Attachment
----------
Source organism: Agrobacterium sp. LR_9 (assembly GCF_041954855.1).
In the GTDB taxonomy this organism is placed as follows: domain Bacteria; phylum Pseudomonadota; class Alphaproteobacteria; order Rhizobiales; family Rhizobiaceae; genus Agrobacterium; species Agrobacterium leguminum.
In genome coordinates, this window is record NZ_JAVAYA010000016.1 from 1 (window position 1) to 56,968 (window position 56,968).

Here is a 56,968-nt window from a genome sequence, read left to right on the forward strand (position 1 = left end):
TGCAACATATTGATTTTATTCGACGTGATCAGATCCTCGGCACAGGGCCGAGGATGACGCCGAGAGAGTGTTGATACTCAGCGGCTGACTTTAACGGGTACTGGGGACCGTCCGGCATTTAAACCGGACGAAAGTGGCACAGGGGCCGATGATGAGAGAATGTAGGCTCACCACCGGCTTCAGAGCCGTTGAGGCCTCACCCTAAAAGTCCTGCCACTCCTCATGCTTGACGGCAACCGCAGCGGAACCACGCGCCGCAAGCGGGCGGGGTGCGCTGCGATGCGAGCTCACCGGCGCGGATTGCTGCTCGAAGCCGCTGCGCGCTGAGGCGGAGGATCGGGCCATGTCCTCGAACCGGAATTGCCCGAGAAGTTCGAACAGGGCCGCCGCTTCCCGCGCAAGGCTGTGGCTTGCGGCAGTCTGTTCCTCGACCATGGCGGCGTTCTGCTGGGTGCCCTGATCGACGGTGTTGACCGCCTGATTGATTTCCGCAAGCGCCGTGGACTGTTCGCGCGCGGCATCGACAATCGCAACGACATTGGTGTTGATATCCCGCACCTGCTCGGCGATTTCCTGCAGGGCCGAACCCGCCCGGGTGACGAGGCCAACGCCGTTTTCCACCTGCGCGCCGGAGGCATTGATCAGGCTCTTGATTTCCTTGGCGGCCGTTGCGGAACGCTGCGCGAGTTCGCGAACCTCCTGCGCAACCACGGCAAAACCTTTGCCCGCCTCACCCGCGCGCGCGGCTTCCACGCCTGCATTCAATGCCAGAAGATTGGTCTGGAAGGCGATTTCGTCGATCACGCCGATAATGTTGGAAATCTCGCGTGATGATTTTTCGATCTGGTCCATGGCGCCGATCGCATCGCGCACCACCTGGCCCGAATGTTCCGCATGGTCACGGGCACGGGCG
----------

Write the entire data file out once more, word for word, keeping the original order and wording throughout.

Source organism: Agrobacterium sp. LR_9 (assembly GCF_041954855.1).
In the GTDB taxonomy this organism is placed as follows: domain Bacteria; phylum Pseudomonadota; class Alphaproteobacteria; order Rhizobiales; family Rhizobiaceae; genus Agrobacterium; species Agrobacterium leguminum.
In genome coordinates, this window is record NZ_JAVAYA010000016.1 from 1 (window position 1) to 56,968 (window position 56,968).

Here is a 56,968-nt window from a genome sequence, read left to right on the forward strand (position 1 = left end):
TGCAACATATTGATTTTATTCGACGTGATCAGATCCTCGGCACAGGGCCGAGGATGACGCCGAGAGAGTGTTGATACTCAGCGGCTGACTTTAACGGGTACTGGGGACCGTCCGGCATTTAAACCGGACGAAAGTGGCACAGGGGCCGATGATGAGAGAATGTAGGCTCACCACCGGCTTCAGAGCCGTTGAGGCCTCACCCTAAAAGTCCTGCCACTCCTCATGCTTGACGGCAACCGCAGCGGAACCACGCGCCGCAAGCGGGCGGGGTGCGCTGCGATGCGAGCTCACCGGCGCGGATTGCTGCTCGAAGCCGCTGCGCGCTGAGGCGGAGGATCGGGCCATGTCCTCGAACCGGAATTGCCCGAGAAGTTCGAACAGGGCCGCCGCTTCCCGCGCAAGGCTGTGGCTTGCGGCAGTCTGTTCCTCGACCATGGCGGCGTTCTGCTGGGTGCCCTGATCGACGGTGTTGACCGCCTGATTGATTTCCGCAAGCGCCGTGGACTGTTCGCGCGCGGCATCGACAATCGCAACGACATTGGTGTTGATATCCCGCACCTGCTCGGCGATTTCCTGCAGGGCCGAACCCGCCCGGGTGACGAGGCCAACGCCGTTTTCCACCTGCGCGCCGGAGGCATTGATCAGGCTCTTGATTTCCTTGGCGGCCGTTGCGGAACGCTGCGCGAGTTCGCGAACCTCCTGCGCAACCACGGCAAAACCTTTGCCCGCCTCACCCGCGCGCGCGGCTTCCACGCCTGCATTCAATGCCAGAAGATTGGTCTGGAAGGCGATTTCGTCGATCACGCCGATAATGTTGGAAATCTCGCGTGATGATTTTTCGATCTGGTCCATGGCGCCGATCGCATCGCGCACCACCTGGCCCGAATGTTCCGCATGGTCACGGGCACGGGCG